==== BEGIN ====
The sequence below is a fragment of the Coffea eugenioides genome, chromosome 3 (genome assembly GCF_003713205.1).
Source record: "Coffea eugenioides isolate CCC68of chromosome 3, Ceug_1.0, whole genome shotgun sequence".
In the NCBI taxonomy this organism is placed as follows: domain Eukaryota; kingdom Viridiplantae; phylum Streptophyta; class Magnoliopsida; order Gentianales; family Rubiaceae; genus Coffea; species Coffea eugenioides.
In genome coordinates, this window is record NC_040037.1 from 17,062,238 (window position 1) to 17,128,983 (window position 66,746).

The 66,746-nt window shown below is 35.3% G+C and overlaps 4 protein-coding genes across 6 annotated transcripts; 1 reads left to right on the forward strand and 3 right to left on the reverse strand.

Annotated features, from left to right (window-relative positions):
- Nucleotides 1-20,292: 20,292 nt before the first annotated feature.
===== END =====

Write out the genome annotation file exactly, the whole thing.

The sequence below is a fragment of the Coffea eugenioides genome, chromosome 3 (genome assembly GCF_003713205.1).
Source record: "Coffea eugenioides isolate CCC68of chromosome 3, Ceug_1.0, whole genome shotgun sequence".
In the NCBI taxonomy this organism is placed as follows: domain Eukaryota; kingdom Viridiplantae; phylum Streptophyta; class Magnoliopsida; order Gentianales; family Rubiaceae; genus Coffea; species Coffea eugenioides.
In genome coordinates, this window is record NC_040037.1 from 17,062,238 (window position 1) to 17,128,983 (window position 66,746).

The 66,746-nt window shown below is 35.3% G+C and overlaps 4 protein-coding genes across 6 annotated transcripts; 1 reads left to right on the forward strand and 3 right to left on the reverse strand.

Annotated features, from left to right (window-relative positions):
- Nucleotides 1-20,292: 20,292 nt before the first annotated feature.